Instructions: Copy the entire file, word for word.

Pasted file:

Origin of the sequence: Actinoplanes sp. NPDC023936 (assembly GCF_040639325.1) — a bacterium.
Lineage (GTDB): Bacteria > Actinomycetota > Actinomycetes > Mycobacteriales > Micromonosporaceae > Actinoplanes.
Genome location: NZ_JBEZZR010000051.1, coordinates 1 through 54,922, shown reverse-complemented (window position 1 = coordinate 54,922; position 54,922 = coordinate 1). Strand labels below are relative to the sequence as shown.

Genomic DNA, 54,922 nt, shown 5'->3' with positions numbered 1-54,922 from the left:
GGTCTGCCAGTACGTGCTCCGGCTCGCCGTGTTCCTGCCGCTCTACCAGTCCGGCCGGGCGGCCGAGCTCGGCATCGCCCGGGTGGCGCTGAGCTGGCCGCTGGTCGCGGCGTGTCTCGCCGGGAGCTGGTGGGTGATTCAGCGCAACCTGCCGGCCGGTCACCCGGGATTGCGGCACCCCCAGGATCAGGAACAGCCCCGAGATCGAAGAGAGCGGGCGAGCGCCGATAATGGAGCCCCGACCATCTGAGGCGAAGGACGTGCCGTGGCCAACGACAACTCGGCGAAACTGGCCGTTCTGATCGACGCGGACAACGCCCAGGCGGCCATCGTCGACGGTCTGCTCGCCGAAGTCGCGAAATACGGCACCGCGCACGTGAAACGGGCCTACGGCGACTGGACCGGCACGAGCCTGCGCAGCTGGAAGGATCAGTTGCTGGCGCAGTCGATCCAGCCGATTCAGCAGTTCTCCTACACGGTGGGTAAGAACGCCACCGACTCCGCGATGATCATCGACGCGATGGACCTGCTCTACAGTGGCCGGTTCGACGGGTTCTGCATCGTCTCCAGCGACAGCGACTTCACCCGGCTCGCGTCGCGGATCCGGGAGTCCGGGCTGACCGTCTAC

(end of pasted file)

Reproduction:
Origin of the sequence: Actinoplanes sp. NPDC023936 (assembly GCF_040639325.1) — a bacterium.
Lineage (GTDB): Bacteria > Actinomycetota > Actinomycetes > Mycobacteriales > Micromonosporaceae > Actinoplanes.
Genome location: NZ_JBEZZR010000051.1, coordinates 1 through 54,922, shown reverse-complemented (window position 1 = coordinate 54,922; position 54,922 = coordinate 1). Strand labels below are relative to the sequence as shown.

Genomic DNA, 54,922 nt, shown 5'->3' with positions numbered 1-54,922 from the left:
GGTCTGCCAGTACGTGCTCCGGCTCGCCGTGTTCCTGCCGCTCTACCAGTCCGGCCGGGCGGCCGAGCTCGGCATCGCCCGGGTGGCGCTGAGCTGGCCGCTGGTCGCGGCGTGTCTCGCCGGGAGCTGGTGGGTGATTCAGCGCAACCTGCCGGCCGGTCACCCGGGATTGCGGCACCCCCAGGATCAGGAACAGCCCCGAGATCGAAGAGAGCGGGCGAGCGCCGATAATGGAGCCCCGACCATCTGAGGCGAAGGACGTGCCGTGGCCAACGACAACTCGGCGAAACTGGCCGTTCTGATCGACGCGGACAACGCCCAGGCGGCCATCGTCGACGGTCTGCTCGCCGAAGTCGCGAAATACGGCACCGCGCACGTGAAACGGGCCTACGGCGACTGGACCGGCACGAGCCTGCGCAGCTGGAAGGATCAGTTGCTGGCGCAGTCGATCCAGCCGATTCAGCAGTTCTCCTACACGGTGGGTAAGAACGCCACCGACTCCGCGATGATCATCGACGCGATGGACCTGCTCTACAGTGGCCGGTTCGACGGGTTCTGCATCGTCTCCAGCGACAGCGACTTCACCCGGCTCGCGTCGCGGATCCGGGAGTCCGGGCTGACCGTCTAC